During 2008, Holder spent countless hours away from his corporate office working for the Obama campaign -- raising money, fielding calls, making speeches. “I hope the management committee is going to be real understanding when they see my billable hours this year,” Holder joked to The American Lawyer.

Of course, poor, noble Holder now returns to a more modest $186,000 salary as Obama’s attorney general. But, just consider Covington & Burling reportedly made him a separation payment valued at between $1 million and $5 million, plus a repayment of up to $1 million from the firm’s capital account, plus a retirement plan of up to $500,000. His net worth: $5.7 million.

In the end, what a great investment both Holder, his law firm, the government and Purdue made. The Washington revolving door pays... in so many ways and for so many privileged corporations and individuals.

Eric Holder -- a visionary, a living legend, an honorable man, an Attorney General. I wonder if Holder might act as a good "Brutus." This reminds me of a Shakespearean play in more ways than one. These lines from Julius Caesar (Act 3, Scene II) keep coming to mind:


"Friends, Romans, countrymen, lend me your ears;
I come to bury Caesar, not to praise him.
The evil that men do lives after them;
The good is oft interred with their bones;
So let it be with Caesar. The noble Brutus
Hath told you Caesar was ambitious
If it were so, it was a grievous fault,
And grievously hath Caesar answer'd it.
Here, under leave of Brutus and the rest--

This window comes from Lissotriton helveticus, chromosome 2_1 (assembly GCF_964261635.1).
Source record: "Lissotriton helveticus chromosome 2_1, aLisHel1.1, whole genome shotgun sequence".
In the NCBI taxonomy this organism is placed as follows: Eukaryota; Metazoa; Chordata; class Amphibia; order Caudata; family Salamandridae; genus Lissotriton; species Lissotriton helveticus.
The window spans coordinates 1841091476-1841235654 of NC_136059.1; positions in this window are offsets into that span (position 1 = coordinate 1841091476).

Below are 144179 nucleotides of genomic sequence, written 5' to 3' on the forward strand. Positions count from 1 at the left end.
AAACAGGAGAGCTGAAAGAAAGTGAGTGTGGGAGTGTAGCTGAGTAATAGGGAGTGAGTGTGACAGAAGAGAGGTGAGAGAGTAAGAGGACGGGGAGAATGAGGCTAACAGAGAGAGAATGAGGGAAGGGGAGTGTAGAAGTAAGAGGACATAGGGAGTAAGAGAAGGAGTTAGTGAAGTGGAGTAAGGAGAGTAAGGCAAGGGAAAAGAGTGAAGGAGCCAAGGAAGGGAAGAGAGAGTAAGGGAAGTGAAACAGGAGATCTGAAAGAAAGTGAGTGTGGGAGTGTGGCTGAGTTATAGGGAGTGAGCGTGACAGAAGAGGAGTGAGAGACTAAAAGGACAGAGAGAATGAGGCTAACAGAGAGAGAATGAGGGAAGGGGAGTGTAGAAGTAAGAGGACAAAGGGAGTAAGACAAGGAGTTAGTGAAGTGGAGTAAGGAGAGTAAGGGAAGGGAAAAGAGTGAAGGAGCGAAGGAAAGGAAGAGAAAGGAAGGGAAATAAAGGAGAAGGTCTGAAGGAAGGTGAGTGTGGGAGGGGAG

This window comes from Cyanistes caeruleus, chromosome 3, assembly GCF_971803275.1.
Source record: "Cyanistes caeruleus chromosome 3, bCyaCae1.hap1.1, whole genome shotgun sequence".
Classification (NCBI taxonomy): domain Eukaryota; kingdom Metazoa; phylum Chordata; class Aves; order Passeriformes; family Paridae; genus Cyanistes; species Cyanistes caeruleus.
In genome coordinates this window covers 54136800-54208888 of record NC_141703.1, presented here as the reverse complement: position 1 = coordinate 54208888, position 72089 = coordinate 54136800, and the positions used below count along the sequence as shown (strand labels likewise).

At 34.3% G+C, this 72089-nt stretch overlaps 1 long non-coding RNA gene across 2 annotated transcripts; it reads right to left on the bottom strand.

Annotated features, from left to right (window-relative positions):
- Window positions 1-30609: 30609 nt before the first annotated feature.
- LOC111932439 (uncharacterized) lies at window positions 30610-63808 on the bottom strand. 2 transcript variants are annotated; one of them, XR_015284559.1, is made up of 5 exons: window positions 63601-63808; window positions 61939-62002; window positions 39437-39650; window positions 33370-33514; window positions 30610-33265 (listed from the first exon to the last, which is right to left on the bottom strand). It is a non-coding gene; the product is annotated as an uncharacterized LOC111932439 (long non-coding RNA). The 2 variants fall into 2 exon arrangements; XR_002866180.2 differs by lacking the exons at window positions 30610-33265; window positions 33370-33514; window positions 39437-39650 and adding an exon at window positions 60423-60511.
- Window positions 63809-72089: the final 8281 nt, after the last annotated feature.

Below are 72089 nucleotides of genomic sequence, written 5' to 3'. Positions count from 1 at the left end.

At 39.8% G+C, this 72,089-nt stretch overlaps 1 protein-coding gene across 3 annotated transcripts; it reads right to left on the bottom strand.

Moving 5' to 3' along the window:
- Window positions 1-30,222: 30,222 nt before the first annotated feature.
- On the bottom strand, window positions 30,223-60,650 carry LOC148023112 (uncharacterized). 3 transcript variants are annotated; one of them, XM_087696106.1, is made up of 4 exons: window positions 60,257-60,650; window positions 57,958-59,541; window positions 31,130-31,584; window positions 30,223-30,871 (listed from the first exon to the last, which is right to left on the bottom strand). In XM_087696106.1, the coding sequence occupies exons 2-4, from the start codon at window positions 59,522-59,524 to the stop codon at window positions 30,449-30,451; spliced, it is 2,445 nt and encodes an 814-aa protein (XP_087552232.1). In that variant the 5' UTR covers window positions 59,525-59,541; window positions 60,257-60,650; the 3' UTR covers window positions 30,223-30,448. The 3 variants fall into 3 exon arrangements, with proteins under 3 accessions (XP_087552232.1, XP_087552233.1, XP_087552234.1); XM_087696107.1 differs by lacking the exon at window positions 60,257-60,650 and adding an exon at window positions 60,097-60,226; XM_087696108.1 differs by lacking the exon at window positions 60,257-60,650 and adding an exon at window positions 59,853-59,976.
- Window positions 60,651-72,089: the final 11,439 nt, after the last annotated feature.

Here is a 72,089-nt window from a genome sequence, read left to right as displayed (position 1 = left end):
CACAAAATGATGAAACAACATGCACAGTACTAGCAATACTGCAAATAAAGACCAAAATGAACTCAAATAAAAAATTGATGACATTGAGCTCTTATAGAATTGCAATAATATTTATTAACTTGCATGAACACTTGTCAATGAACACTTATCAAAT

For Brutus is an honourable man;
So are they all, all honourable men--
Come I to speak in Caesar's funeral.
He was my friend, faithful and just to me:
But Brutus says he was ambitious;
And Brutus is an honourable man.
He hath brought many captives home to Rome
Whose ransoms did the general coffers fill:
Did this in Caesar seem ambitious?
When that the poor have cried, Caesar hath wept:
Ambition should be made of sterner stuff:
Yet Brutus says he was ambitious;
And Brutus is an honourable man.
You all did see that on the Lupercal
I thrice presented him a kingly crown,
Which he did thrice refuse: was this ambition?
Yet Brutus says he was ambitious;
And, sure, he is an honourable man.
I speak not to disprove what Brutus spoke,
But here I am to speak what I do know
You all did love him once, not without cause:
What cause withholds you then, to mourn for him?
O judgment! thou art fled to brutish beasts,
And men have lost their reason. Bear with me;
My heart is in the coffin there with Caesar,
And I must pause till it come back to me...


"But yesterday the word of Caesar might
Have stood against the world; now lies he there.
And none so poor to do him reverence."

"There are a whole variety of reasons I want to be attorney general, a whole variety of things that I do as attorney general
that go beyond national security."

--Eric Holder